UPDATE: I need to add three more directors to the list of filmmakers meeting in New York this week with Lionsgate brass for the feature adaption of the Suzanne Collins bestseller Hunger Games. I’d already reported that Gary Ross, Sam Mendes and David Slade were meeting, but am told that Lionsgate motion pictures group president Joe Drake and producer Nina Jacobson are also meeting with The Lion, The Witch and The Wardrobe director Andrew Adamson; Rupert Sanders, a major British director of commercials including Microsoft’s Halo, who has been in the hunt on several of these big films to make his directing debut; and Susanna White, the Nanny McPhee Returns helmer who also directed episodes of the HBO mini Generation Kill and the British minis Bleak House and Jane Eyre. They could expand the field–Francis Lawrence seems a late candidate–but I gather it’s down to this group and that a decision should come shortly.
EARLIER: EXCLUSIVE: The next big film directing job in Hollywood will be decided late next week. That’s when Lionsgate chooses a filmmaker for The Hunger Games, the first installment of a trilogy based on the Suzanne Collins novel series that many feel could be the next Twilight. I’m told that Lionsgate (partnered with former Disney production topper Nina Jacobson’s Color Force) has gotten Billy Ray’s rewrite, and will meet with three elite directors next week before making a decision. Gary Ross, Sam Mendes and David Slade have emerged as the favorites. The script has become one of those closely guarded documents which do not leave the production company’s headquarters. I’ve also heard Andrew Adamson’s name in the mix, but it appears to be down to the three I mentioned.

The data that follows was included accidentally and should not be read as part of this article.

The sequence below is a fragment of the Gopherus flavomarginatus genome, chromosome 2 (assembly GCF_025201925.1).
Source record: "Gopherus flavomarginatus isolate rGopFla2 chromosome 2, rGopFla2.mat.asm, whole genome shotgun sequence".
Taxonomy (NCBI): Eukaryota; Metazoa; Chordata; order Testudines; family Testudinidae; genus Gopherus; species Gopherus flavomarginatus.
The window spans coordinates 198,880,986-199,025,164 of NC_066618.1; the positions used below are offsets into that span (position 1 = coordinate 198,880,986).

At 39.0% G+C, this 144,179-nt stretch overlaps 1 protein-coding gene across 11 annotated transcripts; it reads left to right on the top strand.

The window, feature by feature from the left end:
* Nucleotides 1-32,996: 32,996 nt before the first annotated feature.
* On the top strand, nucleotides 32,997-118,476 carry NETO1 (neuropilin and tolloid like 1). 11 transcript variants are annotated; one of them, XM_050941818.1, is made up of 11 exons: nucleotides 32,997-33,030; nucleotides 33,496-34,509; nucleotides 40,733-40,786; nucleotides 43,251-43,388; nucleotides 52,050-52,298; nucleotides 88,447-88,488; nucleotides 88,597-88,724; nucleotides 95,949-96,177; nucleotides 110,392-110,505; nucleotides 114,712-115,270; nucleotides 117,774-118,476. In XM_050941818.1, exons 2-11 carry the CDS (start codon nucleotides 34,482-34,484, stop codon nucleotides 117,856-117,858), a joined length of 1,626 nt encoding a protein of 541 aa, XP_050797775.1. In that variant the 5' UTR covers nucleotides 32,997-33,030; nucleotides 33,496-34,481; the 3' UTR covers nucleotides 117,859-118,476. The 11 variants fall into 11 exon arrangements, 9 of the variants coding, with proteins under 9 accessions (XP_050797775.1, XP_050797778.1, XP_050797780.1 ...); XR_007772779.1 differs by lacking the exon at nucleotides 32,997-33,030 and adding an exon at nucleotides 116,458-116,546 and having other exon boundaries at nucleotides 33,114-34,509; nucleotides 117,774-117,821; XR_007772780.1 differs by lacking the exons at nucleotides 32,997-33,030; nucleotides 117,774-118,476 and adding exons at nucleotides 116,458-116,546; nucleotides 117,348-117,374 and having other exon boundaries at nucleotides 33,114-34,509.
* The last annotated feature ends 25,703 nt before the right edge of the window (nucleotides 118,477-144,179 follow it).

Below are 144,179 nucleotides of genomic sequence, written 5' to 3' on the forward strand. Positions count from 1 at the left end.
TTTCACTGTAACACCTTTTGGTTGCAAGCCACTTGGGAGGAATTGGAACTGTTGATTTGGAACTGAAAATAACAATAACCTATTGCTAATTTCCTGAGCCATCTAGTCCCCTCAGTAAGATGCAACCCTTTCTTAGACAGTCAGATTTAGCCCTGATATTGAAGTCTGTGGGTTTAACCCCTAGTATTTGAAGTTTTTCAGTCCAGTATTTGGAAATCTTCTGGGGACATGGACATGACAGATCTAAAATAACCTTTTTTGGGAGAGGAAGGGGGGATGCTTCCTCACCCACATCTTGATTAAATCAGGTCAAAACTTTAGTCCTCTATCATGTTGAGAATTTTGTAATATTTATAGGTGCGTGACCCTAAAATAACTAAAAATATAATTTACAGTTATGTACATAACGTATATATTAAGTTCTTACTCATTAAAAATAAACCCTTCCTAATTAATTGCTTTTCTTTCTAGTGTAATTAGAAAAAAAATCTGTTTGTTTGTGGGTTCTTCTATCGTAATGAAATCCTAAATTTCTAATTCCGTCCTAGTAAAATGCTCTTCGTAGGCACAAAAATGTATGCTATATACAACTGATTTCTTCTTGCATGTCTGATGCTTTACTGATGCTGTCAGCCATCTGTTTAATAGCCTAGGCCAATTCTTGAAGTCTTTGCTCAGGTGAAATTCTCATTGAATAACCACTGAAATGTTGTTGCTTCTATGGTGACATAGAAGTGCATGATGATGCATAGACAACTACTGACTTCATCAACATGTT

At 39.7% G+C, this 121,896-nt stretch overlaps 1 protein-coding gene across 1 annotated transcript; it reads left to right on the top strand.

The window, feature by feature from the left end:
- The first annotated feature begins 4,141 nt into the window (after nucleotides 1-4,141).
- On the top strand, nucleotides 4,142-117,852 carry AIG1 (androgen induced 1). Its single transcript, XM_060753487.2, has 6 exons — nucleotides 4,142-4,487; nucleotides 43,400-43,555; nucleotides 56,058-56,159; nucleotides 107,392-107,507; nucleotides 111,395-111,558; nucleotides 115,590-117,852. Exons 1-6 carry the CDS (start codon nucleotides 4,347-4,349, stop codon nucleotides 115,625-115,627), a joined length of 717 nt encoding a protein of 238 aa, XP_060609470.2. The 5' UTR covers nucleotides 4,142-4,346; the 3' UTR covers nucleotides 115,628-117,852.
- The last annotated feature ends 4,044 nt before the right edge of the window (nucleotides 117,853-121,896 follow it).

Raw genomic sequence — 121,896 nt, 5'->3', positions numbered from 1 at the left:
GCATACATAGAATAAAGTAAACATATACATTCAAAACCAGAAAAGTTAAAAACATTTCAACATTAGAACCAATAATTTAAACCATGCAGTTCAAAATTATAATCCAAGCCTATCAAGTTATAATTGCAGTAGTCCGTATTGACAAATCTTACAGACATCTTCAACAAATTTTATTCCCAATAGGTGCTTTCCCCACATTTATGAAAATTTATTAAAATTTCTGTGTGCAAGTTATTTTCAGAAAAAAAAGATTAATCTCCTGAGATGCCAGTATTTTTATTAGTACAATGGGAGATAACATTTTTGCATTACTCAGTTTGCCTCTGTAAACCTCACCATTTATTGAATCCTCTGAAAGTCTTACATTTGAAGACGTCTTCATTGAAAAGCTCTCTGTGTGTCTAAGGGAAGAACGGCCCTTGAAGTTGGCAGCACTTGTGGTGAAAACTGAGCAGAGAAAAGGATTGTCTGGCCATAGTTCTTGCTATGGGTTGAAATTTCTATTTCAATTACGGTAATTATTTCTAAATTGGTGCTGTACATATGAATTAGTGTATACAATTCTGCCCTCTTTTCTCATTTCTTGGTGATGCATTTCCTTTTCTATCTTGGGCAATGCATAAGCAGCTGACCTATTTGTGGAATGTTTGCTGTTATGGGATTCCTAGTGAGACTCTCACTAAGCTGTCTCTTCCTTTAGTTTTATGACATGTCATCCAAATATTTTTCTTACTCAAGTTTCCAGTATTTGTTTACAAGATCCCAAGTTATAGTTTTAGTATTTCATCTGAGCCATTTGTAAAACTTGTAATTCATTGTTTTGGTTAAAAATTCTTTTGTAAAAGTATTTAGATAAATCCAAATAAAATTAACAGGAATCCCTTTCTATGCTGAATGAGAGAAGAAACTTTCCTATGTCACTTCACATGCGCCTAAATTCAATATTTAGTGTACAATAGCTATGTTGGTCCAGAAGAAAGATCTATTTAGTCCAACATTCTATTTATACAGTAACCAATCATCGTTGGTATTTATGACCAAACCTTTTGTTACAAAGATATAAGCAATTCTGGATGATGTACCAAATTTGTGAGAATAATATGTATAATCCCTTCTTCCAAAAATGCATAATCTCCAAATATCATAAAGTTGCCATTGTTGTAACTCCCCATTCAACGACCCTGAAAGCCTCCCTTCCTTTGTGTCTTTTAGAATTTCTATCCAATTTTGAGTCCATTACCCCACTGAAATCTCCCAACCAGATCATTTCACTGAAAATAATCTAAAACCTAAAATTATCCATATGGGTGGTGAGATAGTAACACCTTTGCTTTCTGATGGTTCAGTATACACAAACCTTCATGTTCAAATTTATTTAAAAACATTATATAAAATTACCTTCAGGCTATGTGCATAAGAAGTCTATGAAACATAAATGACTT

Hunger Games is likened to Stephenie Meyer’s Twilight novels because the books developed a wide following in both the youth and adult demographics, which makes studios salivate because the films could reach multiple audience quadrants. But Hunger Games is really dark: the heroine is Katniss Everdeen, an enterprising 16-year old from a poor territory that was once Appalachia, who becomes a teen gladiator in a reality show event that is a battle to the death against other teens from the 12 districts that make up what is left of the USA, which is run by a cruel totalitarian government. Despite that bleak premise, the book has become a publishing phenomenon and the last novel in the trilogy, Mockingjay, has sold 450,000 since its August 24 debut by Scholastic, and the publisher’s rushing back to print more books.
The town is closely watching who’ll get the job. If it’s Slade–who just directed The Twilight Saga: Eclipse–what does that do to X-Men Origins: Wolverine 2, a job which Slade is a frontrunner to win? The other intrigue has to do with Lionsgate. With Carl Icahn breathing down the company’s necks, and higher-ups watching every dime spent, does Lionsgate step up and make a pricey deal with a big name director and commit a significant budget for a for a film that stars a bunch of teenaged unknowns?